Author : Alex Moisi

Maya knew that she was dying. You didn’t need to be a bio-mechanics expert to know that the nanoids inside her body were running out of energy. The climate and gravity of this remote planet were taxing the minuscule robots more than she had expected. Soon they would run out of energy, and without them her body would collapse on itself. She needed a booster shot, but there were no more. She had made sure of that when she set fire to her laboratory.

It was a shame, but it had to be done. She created the nanoids, dreaming of all the medical and engineering applications. But instead of doctors and scientists, the first to visit her were generals. They poked around with hungry glances, and kept asking the same questions.

“How soon can we give it to soldiers? How deadly can it make them? How dangerous?”

Call her an idealist, but she was sick of the endless wars. She knew where her research grant came from, but she had hoped the government would use the nanoids in hospitals. Slim chance. If it could kill someone, they would throw it onto the battlefield.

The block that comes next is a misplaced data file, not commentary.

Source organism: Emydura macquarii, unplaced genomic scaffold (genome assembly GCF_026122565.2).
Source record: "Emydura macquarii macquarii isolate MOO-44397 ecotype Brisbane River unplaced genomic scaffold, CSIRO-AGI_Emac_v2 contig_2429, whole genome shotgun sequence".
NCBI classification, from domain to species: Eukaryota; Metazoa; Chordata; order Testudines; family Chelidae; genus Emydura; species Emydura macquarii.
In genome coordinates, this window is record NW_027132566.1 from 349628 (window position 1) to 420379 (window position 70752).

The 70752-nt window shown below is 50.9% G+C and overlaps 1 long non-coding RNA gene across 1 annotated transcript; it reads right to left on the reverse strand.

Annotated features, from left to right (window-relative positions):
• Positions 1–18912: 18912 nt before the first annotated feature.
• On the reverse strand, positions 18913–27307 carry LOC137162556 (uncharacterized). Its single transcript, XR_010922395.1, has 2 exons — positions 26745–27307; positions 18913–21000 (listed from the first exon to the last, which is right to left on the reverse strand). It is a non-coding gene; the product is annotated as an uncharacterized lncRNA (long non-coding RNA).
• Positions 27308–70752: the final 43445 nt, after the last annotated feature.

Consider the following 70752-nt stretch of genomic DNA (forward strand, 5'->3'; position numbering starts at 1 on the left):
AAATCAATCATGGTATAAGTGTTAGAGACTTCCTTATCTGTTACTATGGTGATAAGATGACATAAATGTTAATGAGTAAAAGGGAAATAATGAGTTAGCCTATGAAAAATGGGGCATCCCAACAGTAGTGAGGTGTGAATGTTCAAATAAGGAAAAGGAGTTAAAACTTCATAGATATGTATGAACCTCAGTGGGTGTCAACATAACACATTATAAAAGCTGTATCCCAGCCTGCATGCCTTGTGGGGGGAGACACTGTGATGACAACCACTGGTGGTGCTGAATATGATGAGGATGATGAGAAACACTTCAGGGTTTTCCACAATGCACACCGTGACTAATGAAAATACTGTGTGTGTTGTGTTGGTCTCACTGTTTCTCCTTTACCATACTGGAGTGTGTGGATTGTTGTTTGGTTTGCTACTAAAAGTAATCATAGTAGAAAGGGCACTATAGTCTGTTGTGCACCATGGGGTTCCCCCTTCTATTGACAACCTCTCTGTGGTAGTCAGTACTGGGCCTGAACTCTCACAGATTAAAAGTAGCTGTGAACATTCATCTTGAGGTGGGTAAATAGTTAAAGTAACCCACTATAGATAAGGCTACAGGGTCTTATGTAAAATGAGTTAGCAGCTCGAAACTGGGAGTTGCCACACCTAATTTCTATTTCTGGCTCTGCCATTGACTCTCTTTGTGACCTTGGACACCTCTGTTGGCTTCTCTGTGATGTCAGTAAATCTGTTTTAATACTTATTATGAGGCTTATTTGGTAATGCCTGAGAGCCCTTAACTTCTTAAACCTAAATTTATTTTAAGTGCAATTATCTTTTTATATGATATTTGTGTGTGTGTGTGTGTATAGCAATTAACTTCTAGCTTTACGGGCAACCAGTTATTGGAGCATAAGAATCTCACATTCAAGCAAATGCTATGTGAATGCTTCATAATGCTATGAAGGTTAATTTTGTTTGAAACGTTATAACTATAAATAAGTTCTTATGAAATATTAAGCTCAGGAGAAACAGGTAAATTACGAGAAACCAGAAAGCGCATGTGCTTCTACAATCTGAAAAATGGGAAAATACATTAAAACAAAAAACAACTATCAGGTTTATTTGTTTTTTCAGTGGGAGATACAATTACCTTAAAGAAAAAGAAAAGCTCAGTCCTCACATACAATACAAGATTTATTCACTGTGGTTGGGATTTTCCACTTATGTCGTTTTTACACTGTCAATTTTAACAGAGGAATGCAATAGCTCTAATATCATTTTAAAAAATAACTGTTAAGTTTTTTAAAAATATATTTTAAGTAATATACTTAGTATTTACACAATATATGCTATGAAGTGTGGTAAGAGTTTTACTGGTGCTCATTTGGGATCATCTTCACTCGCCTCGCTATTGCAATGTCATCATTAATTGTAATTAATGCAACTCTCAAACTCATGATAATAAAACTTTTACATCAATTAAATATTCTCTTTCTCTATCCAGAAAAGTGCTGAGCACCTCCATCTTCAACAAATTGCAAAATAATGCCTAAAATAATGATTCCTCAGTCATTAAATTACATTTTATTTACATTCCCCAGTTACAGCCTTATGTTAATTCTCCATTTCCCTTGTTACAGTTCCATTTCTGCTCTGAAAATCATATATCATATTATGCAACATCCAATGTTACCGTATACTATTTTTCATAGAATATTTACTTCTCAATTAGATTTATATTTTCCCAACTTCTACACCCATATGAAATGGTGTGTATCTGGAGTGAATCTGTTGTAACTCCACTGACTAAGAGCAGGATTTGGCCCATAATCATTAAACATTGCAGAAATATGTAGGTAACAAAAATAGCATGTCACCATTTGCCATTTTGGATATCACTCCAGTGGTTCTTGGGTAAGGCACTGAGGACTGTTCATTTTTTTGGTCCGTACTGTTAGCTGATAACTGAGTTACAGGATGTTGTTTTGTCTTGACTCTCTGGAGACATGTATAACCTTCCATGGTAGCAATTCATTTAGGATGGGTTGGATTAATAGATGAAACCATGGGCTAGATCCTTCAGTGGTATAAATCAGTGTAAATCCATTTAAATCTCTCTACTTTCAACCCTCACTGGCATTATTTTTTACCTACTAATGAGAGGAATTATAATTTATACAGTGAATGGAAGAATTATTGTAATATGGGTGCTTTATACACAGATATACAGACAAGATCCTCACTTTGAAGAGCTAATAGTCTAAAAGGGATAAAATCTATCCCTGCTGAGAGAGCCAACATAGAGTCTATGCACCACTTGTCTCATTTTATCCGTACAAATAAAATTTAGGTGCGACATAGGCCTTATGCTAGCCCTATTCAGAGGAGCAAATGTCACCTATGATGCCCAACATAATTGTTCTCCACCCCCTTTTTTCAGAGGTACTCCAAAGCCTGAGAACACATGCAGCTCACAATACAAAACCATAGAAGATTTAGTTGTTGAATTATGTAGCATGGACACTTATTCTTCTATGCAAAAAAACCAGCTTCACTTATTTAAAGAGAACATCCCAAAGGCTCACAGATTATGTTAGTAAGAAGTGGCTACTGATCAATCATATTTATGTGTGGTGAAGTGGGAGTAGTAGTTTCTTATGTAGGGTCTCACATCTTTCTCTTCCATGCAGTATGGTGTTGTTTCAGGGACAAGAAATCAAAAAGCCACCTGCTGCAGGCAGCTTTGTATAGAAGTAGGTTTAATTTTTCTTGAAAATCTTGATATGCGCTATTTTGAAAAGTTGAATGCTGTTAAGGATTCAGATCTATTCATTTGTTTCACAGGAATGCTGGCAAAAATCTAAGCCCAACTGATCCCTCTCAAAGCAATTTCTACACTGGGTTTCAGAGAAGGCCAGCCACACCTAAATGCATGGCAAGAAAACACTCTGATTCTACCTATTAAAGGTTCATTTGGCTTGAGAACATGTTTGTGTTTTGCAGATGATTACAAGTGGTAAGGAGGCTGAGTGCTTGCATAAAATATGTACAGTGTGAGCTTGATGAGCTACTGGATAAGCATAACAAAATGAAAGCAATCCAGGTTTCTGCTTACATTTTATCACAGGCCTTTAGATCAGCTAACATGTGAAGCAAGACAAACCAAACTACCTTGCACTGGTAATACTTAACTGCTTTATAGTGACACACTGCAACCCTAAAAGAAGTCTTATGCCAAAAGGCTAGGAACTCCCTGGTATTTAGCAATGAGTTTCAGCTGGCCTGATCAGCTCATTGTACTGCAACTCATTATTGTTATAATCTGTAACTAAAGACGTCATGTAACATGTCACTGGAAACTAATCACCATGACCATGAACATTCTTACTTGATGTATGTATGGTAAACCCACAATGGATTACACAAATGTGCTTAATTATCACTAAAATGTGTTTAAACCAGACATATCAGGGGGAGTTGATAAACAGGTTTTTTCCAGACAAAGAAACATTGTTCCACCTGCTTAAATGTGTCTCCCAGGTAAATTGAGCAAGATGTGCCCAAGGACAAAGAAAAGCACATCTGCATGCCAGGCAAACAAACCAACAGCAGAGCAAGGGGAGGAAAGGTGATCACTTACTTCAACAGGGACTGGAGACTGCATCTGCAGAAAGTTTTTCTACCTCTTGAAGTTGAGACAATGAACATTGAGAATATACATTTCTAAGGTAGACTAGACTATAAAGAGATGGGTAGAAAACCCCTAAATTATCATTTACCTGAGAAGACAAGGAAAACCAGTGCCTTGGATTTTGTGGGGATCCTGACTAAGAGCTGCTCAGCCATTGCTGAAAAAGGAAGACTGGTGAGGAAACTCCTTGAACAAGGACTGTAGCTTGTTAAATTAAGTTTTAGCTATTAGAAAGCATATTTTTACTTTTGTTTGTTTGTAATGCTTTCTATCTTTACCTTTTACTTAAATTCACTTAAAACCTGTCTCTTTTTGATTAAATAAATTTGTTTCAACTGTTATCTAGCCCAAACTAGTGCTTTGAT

In the end she did the only reasonable thing. Looking back she felt a tinge of regret, maybe she had been stupid giving up on all those resources, the fame, the early retirement, but then again, she was sick of the air raid alarms and newscasts about another planet being destroyed, millions killed. A general promised to her, before leaving her laboratory busy with interns and robot researchers, that it will all be over when they will have this new weapon. But what if the enemy took a batch of nanoids for a dead body? What if everyone had super soldiers who could heal ten times faster, didn’t need spacesuits and could carry more weapons than a tank? Would it really be over?

“Do you think I’m stupid?” she asked the lioness in front of her.

The metallic head didn’t move. It was nothing more than a statue composed out of various alloys and organic connectors, but soon it would be much more. Maya smiled. She knew they would search for her, they would trace the spaceship she used to escape and they would find the planet. Her creation was too important to ignore, too much was invested in the tiny nanoids.

“But you’ll take care of them, won’t you?” she said.

She did not expect an answer. The creature’s eyes were empty, although soon they would be filled with the flow of nanoids. In a robotic shell, her creations could survive for centuries, and Maya would make sure they were programmed to defend themselves.

“I would love to see how they react inside a mechanical body,” she murmured. Sadly it could not be helped; without the tiny robots the alien planet would kill her in an instant. But, alas, unlike destruction, creation always required sacrifice.

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